Students of Corinthian College who took out “predatory loans” while enrolled will be eligible for reductions in loan balances by as much as 40%. In an announcement from the US Consumer Financial Protection Bureau, the $480 million private student loan relief program is part of an ongoing lawsuit is being referred to as nothing less than an illegal predatory lending scheme.

The lawsuit was first filed by the protection agency in September against Corinthian Colleges, alleging that its various schools pushed students into accepting loans with high interest. The allegations include students being harassed into paying debt back while still in school, which for some students prevented them from graduating. In fact, within three years close to 60% of borrowers had defaulted on loans.

After the lawsuit was filed, Corinthian College in Santa Ana California announced that 56 of its campuses were being sold to the ECMC Group, which is a not-for-profit organization primarily servicing student loans for the federal government.

Once critical federal student aid dollars were withheld by the US Department of Education last year, the college company faced a major cash crunch. At the same time, concerns were raised that the company had falsified data for job placements.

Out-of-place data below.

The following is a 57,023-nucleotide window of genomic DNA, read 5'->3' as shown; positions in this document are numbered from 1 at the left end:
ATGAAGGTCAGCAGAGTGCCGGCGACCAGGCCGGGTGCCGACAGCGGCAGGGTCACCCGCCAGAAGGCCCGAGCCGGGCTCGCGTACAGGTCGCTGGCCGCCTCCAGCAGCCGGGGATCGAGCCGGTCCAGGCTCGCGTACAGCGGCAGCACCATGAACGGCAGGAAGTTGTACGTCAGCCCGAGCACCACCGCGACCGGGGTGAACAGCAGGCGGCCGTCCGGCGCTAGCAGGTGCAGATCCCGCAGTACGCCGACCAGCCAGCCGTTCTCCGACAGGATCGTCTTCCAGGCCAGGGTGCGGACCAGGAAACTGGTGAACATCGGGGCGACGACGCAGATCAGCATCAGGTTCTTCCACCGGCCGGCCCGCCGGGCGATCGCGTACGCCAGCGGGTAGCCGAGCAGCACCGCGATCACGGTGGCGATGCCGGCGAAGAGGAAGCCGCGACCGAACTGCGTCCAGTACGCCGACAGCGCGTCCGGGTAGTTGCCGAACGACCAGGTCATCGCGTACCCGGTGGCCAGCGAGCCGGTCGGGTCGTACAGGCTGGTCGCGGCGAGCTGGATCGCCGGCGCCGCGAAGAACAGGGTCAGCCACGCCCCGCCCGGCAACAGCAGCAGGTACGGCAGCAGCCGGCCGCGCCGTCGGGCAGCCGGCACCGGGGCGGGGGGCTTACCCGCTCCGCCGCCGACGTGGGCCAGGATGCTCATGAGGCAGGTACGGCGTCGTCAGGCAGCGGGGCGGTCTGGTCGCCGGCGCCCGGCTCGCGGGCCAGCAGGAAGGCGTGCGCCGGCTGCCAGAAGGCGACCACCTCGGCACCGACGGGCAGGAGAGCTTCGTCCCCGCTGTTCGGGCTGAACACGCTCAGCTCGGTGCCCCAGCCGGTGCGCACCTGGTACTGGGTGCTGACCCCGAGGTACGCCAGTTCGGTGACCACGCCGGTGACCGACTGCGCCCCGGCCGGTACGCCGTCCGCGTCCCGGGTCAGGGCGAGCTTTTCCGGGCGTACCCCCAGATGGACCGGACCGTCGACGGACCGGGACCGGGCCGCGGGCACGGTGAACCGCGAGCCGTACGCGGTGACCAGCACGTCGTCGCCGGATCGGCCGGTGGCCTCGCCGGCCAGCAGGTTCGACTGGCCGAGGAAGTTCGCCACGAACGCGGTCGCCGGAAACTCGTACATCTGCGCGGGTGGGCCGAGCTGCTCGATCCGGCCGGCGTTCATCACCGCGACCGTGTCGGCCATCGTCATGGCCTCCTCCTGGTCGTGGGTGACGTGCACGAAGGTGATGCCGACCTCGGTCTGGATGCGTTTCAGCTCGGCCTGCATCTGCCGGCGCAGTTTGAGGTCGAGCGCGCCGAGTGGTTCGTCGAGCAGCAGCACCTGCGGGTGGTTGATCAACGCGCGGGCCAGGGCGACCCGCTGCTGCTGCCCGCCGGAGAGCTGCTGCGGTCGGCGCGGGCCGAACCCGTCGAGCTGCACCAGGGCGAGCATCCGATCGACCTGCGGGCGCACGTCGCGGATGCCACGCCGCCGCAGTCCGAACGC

Just as the deal with Corinthian College was nearing finalization, the ECMC Group asked the Consumer Financial Protection Bureau to release it from any possible liability associated with the lawsuit. In order for that to happen, ECMC had to offer student loan relief but also vow that similar private loan programs would not be offered to students for a period of no less than seven years.

In a statement from Richard Cordray, director of the US Consumer Financial Protection Bureau, everything possible will be done to ensure consumers get beneficial relief but also, that other students are granted protection from for-profit colleges and universities.

When all is done and said, student loan relief will equate to a 40% decrease in loan balances for private loans that were offered by Corinthian Colleges, known specifically as the “Genesis” loan program. The reduction will apply to all former and current students of Corinthian with outstanding loans of this type, regardless if they went to or are still attending one of the 56 schools sold to the ECMC Group.

In addition, ECMC said it would work with all three of the three credit bureaus to ensure credit history for students with private loans would be erased but also, to make it so debt collectors could not sue the students for loans not yet paid.

After finalizing the acquisition of the Corinthian Colleges, ECMC hired an independent monitor to make sure everything is done accordingly, information that will be reported to the US Department of Education.